I am always astonished at the spiritual poverty that informs the ongoing debate about the official minimum wage. I thought the facts had been decided years ago when Henry Ford established the Five Dollar Day, which had resulted in a surge of prosperity that spread out in ever-widening rings. Yet it seems that the forces of greed believe, apparently sincerely, that if you give more to those who need it most for survival, there will be less for those who do not.
I have mentioned this before, but big grain companies purposely adulterate their products by mixing sand with the clean grain because it is economically profitable and the government says that a certain amount of sand content is legally okay. Sand is cheaper than grain, and it is marginally more profitable to do so—but is it right?
I received notification yesterday that my new generator has finally shipped, but the company (BrandNewEngines, Inc.) had been sitting on my order for a week (and refused to acknowledge its receipt) in order to artificially justify its “free shipping” offer. What kind of marketing genius builds into its offering inferior customer service, a dissatisfier, and expects repeat business or customer loyalty in return? No matter how acceptable the product turns out to be, I will always have a bad taste in my mouth from the transaction.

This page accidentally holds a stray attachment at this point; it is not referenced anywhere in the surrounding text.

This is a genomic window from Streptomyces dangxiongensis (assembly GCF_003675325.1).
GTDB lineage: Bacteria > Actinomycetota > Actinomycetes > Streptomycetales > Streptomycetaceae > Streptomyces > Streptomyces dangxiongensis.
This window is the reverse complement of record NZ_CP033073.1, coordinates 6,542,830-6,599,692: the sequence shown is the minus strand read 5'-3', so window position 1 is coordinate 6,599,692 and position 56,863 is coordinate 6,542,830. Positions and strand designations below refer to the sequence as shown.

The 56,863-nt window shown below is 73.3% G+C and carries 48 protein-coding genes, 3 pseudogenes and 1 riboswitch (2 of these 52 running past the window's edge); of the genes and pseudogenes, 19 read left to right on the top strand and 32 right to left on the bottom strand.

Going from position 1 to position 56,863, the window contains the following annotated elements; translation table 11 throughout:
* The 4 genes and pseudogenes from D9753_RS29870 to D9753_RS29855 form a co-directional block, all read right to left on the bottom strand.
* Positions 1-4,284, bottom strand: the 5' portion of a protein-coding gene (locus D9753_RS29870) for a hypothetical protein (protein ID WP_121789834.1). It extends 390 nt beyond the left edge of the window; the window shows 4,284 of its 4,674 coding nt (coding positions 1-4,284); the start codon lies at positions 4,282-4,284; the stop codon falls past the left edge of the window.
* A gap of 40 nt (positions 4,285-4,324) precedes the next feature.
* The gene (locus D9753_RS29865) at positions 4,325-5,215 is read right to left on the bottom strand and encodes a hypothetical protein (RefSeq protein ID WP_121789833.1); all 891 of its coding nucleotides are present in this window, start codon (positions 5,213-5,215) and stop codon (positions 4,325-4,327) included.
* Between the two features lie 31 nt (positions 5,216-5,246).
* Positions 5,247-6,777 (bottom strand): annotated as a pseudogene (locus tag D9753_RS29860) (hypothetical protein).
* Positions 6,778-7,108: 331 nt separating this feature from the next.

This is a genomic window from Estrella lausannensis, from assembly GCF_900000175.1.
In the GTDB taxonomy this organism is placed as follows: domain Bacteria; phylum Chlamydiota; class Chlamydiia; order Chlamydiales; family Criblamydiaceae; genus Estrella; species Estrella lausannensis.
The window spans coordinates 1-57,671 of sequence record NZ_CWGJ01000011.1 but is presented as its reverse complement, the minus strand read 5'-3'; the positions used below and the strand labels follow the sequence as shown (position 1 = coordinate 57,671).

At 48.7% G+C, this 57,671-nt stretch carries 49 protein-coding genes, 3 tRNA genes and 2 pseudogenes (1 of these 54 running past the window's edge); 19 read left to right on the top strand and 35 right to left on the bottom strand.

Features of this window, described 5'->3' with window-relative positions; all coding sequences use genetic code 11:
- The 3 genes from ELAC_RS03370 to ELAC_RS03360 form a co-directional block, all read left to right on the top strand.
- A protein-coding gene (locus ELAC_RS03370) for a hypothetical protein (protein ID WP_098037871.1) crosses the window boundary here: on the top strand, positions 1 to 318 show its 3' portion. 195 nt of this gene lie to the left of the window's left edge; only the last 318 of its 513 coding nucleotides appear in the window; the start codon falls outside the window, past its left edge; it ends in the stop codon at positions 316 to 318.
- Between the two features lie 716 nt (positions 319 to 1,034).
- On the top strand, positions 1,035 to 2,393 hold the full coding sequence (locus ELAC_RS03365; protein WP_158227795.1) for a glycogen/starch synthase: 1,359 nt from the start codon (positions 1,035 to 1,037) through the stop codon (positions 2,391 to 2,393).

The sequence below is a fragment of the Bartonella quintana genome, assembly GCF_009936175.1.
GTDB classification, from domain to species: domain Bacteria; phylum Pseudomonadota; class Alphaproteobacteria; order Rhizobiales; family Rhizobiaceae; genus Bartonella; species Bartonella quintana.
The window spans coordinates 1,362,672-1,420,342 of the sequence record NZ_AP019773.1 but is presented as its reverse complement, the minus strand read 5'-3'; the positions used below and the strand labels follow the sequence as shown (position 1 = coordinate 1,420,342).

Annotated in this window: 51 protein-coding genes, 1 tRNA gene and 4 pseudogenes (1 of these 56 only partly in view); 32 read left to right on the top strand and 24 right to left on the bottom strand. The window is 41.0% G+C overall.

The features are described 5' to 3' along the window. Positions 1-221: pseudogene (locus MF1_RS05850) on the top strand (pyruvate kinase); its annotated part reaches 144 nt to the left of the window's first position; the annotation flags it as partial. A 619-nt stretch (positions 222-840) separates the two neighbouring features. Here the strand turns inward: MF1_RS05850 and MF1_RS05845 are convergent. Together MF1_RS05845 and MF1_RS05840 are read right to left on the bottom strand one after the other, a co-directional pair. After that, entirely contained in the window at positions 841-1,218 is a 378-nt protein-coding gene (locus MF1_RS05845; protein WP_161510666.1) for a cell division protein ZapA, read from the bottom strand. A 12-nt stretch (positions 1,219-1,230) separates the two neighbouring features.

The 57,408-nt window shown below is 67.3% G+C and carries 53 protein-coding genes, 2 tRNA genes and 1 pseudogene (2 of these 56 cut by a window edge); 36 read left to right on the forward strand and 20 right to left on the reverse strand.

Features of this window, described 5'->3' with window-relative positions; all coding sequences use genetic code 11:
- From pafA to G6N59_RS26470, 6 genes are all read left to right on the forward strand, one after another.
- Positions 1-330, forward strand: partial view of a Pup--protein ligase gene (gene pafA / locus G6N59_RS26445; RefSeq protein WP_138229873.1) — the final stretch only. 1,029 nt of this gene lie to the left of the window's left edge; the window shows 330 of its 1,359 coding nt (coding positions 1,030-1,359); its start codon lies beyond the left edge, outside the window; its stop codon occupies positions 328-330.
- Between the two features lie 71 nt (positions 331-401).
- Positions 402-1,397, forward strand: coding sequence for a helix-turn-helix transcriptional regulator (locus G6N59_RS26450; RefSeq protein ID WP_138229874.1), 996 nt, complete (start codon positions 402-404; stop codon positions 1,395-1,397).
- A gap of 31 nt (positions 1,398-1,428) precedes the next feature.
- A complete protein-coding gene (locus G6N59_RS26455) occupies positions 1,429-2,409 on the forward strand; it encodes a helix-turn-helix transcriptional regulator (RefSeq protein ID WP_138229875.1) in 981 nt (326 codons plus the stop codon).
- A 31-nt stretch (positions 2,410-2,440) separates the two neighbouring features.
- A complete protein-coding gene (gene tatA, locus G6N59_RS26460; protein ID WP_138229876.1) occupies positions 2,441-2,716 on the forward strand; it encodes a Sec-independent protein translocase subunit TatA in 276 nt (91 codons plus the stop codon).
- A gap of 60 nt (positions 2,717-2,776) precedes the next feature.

How costly could it be for a business owner to be a little more generous, to make a little more effort, to satisfy their customers and employees? Do they really think there would be no payback or appreciation from better meeting human needs?
A few days ago, I was talking with a friend about a man with whom we had both worked, who’s mentality was very much of the “if you win, I lose” persuasion. He was one of the smallest, most jealous persons I have ever known. If someone else had produced more or volunteered more than he had, he made it his business to block the progress or recognition of the other person—whom he regarded as a mortal threat. He suppressed more income to the organization than he ever created.
A few years ago he died, and I don’t think that anyone who truly knew him was sorry. “He had a lot of people fooled, but not me,” said my friend.
Today his wife, who survives him, has been abandoned by her family in a nursing home. Selfish children, schooled no doubt, in their father’s values.
Selfishness and greed are such powerful things. They seem “smart” in the short term, but in the end, they only result in the impoverishment of all.
Groove of the Day
61° and Clear